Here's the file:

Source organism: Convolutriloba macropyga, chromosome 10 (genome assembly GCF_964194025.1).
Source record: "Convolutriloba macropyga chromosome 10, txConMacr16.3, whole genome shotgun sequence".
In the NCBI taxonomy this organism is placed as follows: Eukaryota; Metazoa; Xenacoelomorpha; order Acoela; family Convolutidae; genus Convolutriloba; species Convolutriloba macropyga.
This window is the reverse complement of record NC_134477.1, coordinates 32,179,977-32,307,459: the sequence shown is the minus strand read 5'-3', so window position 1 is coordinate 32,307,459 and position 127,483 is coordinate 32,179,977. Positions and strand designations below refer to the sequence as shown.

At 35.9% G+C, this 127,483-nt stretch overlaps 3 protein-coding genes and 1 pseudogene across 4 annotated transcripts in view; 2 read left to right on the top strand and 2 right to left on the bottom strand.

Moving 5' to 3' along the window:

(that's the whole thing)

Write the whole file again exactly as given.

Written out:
Source organism: Convolutriloba macropyga, chromosome 10 (genome assembly GCF_964194025.1).
Source record: "Convolutriloba macropyga chromosome 10, txConMacr16.3, whole genome shotgun sequence".
In the NCBI taxonomy this organism is placed as follows: Eukaryota; Metazoa; Xenacoelomorpha; order Acoela; family Convolutidae; genus Convolutriloba; species Convolutriloba macropyga.
This window is the reverse complement of record NC_134477.1, coordinates 32,179,977-32,307,459: the sequence shown is the minus strand read 5'-3', so window position 1 is coordinate 32,307,459 and position 127,483 is coordinate 32,179,977. Positions and strand designations below refer to the sequence as shown.

At 35.9% G+C, this 127,483-nt stretch overlaps 3 protein-coding genes and 1 pseudogene across 4 annotated transcripts in view; 2 read left to right on the top strand and 2 right to left on the bottom strand.

Moving 5' to 3' along the window: